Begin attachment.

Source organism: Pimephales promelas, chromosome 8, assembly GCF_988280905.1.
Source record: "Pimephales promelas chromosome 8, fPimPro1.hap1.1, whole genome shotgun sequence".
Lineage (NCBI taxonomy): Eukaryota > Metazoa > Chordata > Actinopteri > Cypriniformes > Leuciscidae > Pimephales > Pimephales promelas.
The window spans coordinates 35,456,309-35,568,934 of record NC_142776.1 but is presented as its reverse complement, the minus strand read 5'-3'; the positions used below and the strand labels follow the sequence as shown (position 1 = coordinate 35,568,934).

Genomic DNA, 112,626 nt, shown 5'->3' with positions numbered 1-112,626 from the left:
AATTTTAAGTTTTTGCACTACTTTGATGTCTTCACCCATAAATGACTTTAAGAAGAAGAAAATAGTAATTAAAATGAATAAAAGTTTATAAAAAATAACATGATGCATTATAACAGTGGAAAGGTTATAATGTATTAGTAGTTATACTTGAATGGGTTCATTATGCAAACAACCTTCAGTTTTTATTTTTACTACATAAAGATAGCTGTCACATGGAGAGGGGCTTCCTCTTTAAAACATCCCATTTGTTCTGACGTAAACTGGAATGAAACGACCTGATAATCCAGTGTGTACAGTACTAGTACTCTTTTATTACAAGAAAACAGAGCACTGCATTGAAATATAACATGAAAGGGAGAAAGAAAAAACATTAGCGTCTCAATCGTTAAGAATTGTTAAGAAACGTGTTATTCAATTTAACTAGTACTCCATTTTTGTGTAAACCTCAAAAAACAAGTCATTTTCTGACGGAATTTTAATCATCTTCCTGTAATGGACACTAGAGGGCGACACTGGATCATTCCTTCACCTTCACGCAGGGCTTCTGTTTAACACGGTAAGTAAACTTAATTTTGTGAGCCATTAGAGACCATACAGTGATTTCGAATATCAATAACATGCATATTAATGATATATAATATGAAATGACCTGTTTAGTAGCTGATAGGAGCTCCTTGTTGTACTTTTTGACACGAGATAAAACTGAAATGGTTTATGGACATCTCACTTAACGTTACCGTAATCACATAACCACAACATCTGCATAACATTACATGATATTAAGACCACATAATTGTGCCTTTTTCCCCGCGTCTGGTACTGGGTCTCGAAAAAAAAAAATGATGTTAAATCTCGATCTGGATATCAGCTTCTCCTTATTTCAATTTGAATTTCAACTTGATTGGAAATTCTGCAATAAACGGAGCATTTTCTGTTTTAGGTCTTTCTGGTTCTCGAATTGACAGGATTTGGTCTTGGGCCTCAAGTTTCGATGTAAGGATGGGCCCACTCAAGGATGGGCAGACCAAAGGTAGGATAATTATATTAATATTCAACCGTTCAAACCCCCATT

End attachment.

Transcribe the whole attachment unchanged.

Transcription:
Source organism: Pimephales promelas, chromosome 8, assembly GCF_988280905.1.
Source record: "Pimephales promelas chromosome 8, fPimPro1.hap1.1, whole genome shotgun sequence".
Lineage (NCBI taxonomy): Eukaryota > Metazoa > Chordata > Actinopteri > Cypriniformes > Leuciscidae > Pimephales > Pimephales promelas.
The window spans coordinates 35,456,309-35,568,934 of record NC_142776.1 but is presented as its reverse complement, the minus strand read 5'-3'; the positions used below and the strand labels follow the sequence as shown (position 1 = coordinate 35,568,934).

Genomic DNA, 112,626 nt, shown 5'->3' with positions numbered 1-112,626 from the left:
AATTTTAAGTTTTTGCACTACTTTGATGTCTTCACCCATAAATGACTTTAAGAAGAAGAAAATAGTAATTAAAATGAATAAAAGTTTATAAAAAATAACATGATGCATTATAACAGTGGAAAGGTTATAATGTATTAGTAGTTATACTTGAATGGGTTCATTATGCAAACAACCTTCAGTTTTTATTTTTACTACATAAAGATAGCTGTCACATGGAGAGGGGCTTCCTCTTTAAAACATCCCATTTGTTCTGACGTAAACTGGAATGAAACGACCTGATAATCCAGTGTGTACAGTACTAGTACTCTTTTATTACAAGAAAACAGAGCACTGCATTGAAATATAACATGAAAGGGAGAAAGAAAAAACATTAGCGTCTCAATCGTTAAGAATTGTTAAGAAACGTGTTATTCAATTTAACTAGTACTCCATTTTTGTGTAAACCTCAAAAAACAAGTCATTTTCTGACGGAATTTTAATCATCTTCCTGTAATGGACACTAGAGGGCGACACTGGATCATTCCTTCACCTTCACGCAGGGCTTCTGTTTAACACGGTAAGTAAACTTAATTTTGTGAGCCATTAGAGACCATACAGTGATTTCGAATATCAATAACATGCATATTAATGATATATAATATGAAATGACCTGTTTAGTAGCTGATAGGAGCTCCTTGTTGTACTTTTTGACACGAGATAAAACTGAAATGGTTTATGGACATCTCACTTAACGTTACCGTAATCACATAACCACAACATCTGCATAACATTACATGATATTAAGACCACATAATTGTGCCTTTTTCCCCGCGTCTGGTACTGGGTCTCGAAAAAAAAAAATGATGTTAAATCTCGATCTGGATATCAGCTTCTCCTTATTTCAATTTGAATTTCAACTTGATTGGAAATTCTGCAATAAACGGAGCATTTTCTGTTTTAGGTCTTTCTGGTTCTCGAATTGACAGGATTTGGTCTTGGGCCTCAAGTTTCGATGTAAGGATGGGCCCACTCAAGGATGGGCAGACCAAAGGTAGGATAATTATATTAATATTCAACCGTTCAAACCCCCATT